Welcome to the Garden

Notes from the Garden - August, September, October 2014

by Harvey Cotten

While the heat and humidity of the summer is still with us, we know that the prospect of shorter days, cooler nights and the change of the seasons is just around the corner. One can almost smell the hint of fall in the air and long for the cool days that will be here before we know it as we sweat through August and the heat that can stifle even the staunchest gardener.
While it can also be said that our garden plants are yearning for the cooler days of fall just as we are, we know that many shine in the heat of late summer. Come out and enjoy the last that summer has to offer and the promise of cool days and color changes that lie ahead.

August: Hydrangea paniculata
The Garden is full of many hydrangea selections, most of which bloom in late spring to early summer. However, the cultivars of Hydrangea paniculata (the Panicle hydrangea) are the last to bloom and are still in all their glory during the hot, humid month of August. Beginning in mid-July, these hydrangeas create a beautiful floral display of pure white flowers changing to varying shades of rosy pink to cream. When I was first learning about gardening, I loved seeing Pee Gee hydrangea blooming in late summer. At that time the cultivar (H. paniculata ‘Grandiflora’) was the only selection of H. paniculata sold in the garden centers. It was a good plant with beautiful double white flowers, but one drawback was its size in the landscape, as it grew big and made it hard to find a large enough space to let it grow and thrive. In the late 1990’s, Dr. Michael Dirr of the University of Georgia began breeding hydrangeas. One area he centered on was looking at more selections of H. paniculata for home gardeners. The dwarf selection ‘Chantilly Lace’ came out of this effort and we were excited about planting it when we built the Children’s Garden and Nature Center. Proven Winners has been active in releasing new cultivars including ‘Limelight’ and ‘Little Lime.’ I also like ‘Little Lamb,’ ‘Silver Dollar’ and ‘Phantom.’ ‘Phantom’ has shown great heat tolerance and has been grown successfully as far south as the Gulf Coast. H. paniculata selections make great cut flowers and can also be dried for more permanent arrangements. Come out and walk through the Garden to see the different selections of H. paniculata that are included in our Hydrangea collection.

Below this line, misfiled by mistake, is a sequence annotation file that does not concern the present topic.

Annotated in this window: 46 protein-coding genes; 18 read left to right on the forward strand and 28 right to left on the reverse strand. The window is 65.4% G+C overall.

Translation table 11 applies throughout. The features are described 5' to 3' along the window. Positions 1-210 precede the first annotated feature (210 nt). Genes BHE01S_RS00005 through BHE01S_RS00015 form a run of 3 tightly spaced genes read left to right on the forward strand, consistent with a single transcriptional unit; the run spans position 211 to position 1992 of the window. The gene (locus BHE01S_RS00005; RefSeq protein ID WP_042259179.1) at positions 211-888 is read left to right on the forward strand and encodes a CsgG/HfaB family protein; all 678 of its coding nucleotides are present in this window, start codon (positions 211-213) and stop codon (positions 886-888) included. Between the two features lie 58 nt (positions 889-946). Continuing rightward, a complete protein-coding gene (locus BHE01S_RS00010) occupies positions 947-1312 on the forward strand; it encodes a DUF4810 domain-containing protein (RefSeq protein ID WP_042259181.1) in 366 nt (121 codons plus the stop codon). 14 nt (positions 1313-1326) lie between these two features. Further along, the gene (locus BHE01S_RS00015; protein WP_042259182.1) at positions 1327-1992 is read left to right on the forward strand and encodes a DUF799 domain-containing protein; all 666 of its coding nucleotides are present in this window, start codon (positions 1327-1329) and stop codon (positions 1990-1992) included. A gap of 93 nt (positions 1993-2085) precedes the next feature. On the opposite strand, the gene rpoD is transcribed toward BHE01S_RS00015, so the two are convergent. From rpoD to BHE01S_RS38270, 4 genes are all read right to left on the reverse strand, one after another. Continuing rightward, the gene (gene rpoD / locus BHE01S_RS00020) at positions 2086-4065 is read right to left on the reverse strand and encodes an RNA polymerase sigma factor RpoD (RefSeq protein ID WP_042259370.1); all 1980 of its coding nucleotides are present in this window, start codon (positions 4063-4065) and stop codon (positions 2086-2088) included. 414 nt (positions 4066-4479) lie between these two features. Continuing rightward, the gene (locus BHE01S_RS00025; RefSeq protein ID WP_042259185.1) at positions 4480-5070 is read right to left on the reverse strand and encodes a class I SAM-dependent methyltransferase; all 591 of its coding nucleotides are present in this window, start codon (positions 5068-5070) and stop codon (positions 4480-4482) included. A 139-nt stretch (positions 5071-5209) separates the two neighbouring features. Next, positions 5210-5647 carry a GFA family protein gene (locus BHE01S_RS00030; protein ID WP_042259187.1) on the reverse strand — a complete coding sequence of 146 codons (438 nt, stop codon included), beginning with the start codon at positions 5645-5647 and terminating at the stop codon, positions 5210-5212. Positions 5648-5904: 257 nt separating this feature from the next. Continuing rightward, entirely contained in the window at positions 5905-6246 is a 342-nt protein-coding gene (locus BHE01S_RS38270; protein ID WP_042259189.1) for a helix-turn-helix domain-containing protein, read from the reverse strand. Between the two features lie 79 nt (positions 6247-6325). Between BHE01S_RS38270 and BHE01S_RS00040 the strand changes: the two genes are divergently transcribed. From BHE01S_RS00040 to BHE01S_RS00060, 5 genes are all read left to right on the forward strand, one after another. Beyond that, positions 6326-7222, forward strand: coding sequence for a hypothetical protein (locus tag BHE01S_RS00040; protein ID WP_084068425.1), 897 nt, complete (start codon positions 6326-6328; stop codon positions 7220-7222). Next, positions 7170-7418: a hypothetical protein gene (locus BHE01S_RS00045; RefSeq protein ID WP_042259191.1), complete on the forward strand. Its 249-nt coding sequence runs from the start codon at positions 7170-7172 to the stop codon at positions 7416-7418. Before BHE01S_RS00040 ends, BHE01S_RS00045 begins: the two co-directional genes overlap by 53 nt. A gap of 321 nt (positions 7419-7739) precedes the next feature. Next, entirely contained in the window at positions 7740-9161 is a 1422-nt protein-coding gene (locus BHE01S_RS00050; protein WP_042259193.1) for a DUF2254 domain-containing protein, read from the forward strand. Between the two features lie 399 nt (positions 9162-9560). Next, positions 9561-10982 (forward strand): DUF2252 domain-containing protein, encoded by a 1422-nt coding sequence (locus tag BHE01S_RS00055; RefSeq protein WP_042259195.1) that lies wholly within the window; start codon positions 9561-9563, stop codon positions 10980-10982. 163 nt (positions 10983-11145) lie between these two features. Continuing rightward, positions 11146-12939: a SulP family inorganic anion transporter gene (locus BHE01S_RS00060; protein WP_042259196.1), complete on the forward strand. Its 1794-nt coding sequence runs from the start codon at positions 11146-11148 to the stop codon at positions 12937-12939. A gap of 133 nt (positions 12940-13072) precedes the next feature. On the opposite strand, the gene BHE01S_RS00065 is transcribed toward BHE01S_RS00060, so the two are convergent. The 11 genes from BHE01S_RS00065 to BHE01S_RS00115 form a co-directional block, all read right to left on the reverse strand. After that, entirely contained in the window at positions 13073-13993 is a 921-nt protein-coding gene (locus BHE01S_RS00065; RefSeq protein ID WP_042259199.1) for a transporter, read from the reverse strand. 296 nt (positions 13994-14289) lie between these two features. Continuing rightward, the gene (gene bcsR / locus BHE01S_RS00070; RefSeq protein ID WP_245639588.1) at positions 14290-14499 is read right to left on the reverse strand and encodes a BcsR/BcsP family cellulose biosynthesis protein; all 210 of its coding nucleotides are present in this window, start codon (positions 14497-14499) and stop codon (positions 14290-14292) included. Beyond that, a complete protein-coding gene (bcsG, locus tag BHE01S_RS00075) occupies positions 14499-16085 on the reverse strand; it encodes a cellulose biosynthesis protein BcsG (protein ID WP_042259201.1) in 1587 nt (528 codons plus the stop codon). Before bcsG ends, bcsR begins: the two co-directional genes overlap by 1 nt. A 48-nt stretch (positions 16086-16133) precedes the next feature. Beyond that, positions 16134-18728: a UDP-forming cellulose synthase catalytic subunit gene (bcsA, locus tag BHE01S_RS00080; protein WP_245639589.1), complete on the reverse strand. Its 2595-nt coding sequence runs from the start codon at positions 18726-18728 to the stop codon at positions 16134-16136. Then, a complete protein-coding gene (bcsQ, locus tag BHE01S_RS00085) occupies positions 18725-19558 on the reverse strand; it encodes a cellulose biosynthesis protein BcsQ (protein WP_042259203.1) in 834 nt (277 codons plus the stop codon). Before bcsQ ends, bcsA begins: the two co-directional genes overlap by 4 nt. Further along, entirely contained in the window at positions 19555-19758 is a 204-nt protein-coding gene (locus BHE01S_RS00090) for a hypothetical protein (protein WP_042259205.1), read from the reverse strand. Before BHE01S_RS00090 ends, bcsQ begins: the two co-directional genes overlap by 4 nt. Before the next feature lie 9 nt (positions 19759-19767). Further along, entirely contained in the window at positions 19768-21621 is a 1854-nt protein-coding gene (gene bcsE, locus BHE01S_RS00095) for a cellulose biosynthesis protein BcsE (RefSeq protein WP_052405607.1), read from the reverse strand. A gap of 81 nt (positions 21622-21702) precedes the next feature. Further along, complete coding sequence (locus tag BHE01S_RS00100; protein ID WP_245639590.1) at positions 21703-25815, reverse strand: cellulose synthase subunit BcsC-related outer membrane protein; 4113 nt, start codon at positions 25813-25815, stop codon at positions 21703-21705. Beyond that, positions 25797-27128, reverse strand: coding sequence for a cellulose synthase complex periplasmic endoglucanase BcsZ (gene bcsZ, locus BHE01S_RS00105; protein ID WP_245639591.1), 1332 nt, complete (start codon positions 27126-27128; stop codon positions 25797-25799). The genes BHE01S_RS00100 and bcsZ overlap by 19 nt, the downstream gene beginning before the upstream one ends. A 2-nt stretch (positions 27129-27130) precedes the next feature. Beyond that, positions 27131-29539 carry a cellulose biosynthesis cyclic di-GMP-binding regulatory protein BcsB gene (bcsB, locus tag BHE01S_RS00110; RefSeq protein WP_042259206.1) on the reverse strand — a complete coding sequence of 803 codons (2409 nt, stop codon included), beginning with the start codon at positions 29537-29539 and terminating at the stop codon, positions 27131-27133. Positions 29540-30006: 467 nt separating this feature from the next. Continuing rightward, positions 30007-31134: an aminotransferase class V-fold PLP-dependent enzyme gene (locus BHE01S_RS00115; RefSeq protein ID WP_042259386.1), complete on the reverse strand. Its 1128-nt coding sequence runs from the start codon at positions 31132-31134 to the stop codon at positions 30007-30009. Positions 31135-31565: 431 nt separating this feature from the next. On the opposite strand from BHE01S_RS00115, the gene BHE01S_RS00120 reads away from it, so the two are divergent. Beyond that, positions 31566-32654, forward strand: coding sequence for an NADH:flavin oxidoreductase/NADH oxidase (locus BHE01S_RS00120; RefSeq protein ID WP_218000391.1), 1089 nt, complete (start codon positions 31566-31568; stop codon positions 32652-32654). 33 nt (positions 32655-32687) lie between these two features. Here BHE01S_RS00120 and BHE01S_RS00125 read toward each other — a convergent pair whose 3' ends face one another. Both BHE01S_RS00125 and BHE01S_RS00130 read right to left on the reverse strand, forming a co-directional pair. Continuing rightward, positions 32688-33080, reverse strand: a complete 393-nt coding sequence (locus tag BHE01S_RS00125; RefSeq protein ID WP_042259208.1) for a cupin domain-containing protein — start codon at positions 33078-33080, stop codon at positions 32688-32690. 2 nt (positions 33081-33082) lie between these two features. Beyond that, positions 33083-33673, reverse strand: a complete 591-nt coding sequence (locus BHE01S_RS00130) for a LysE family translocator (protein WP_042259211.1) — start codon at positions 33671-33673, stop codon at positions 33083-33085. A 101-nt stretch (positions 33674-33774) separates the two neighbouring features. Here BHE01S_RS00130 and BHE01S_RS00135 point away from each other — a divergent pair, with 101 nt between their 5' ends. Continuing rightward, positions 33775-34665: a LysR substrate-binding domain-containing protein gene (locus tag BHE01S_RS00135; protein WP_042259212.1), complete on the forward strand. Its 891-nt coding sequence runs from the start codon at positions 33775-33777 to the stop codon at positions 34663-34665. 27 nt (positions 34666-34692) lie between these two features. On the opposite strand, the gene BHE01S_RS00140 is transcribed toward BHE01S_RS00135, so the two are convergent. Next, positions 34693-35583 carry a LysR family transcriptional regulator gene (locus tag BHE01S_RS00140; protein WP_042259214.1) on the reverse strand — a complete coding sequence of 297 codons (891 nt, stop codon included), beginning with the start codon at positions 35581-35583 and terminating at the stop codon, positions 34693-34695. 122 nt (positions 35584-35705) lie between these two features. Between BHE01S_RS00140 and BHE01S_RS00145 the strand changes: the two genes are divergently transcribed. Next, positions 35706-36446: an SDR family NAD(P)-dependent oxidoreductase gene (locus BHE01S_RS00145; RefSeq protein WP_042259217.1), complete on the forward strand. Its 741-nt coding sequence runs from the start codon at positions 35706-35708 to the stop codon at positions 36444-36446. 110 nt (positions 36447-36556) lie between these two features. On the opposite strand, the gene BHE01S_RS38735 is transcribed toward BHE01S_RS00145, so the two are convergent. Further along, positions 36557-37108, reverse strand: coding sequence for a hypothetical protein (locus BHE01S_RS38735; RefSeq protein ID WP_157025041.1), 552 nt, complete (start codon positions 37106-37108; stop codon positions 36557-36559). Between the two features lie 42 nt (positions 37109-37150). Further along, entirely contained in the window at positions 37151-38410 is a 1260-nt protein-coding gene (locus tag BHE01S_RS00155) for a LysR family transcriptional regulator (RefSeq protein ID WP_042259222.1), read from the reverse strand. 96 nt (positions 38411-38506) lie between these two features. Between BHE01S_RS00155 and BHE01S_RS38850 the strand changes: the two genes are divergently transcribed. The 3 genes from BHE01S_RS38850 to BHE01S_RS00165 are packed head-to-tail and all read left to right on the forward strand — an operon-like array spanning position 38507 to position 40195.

September: Panicum virgatum
I truly love ornamental grasses as landscape plants and have been excited about their acceptance by garden designers as suitable, garden-worthy choices. One of the best native grasses that we have at our disposal is Switch grass (Panicum virgatum). Switch grass has a wide native range, growing over most of the eastern and mid-western states. It has gained a strong following in the research area as a potential crop for biofuels in that it is a native grass, comes back each year, has low fertility requirements, is drought tolerant and grows over a wide range of soils. This would be a more preferable choice than corn for making biofuels; hopefully, the research will prove productive in that area. As an ornamental plant, Switch grass is a great choice for our gardens. Easy to grow with no pest or disease issues, it only needs to be pruned once a year. The foliage is bright green, turning a straw tan in winter. The species grows about three feet tall, but the cultivar ‘Cloud Nine’ can reach over eight feet in height. My favorite selection is ‘Northwind,’ an upright form growing five to six feet in height. This cultivar was designated the Perennial Plant of the Year for 2014 by the Perennial Plant Association. This award shows the versatility of this plant, since it is given to one that grows over much of the country, is easily propagated and has few pest or disease problems. Another selection I like is ‘Shenandoah’ with colorful streaks of red and purple in the foliage. It makes a great container plant as well as in the landscape.

October: Solidago rugosa 
Goldenrod is a plant in need of a good ...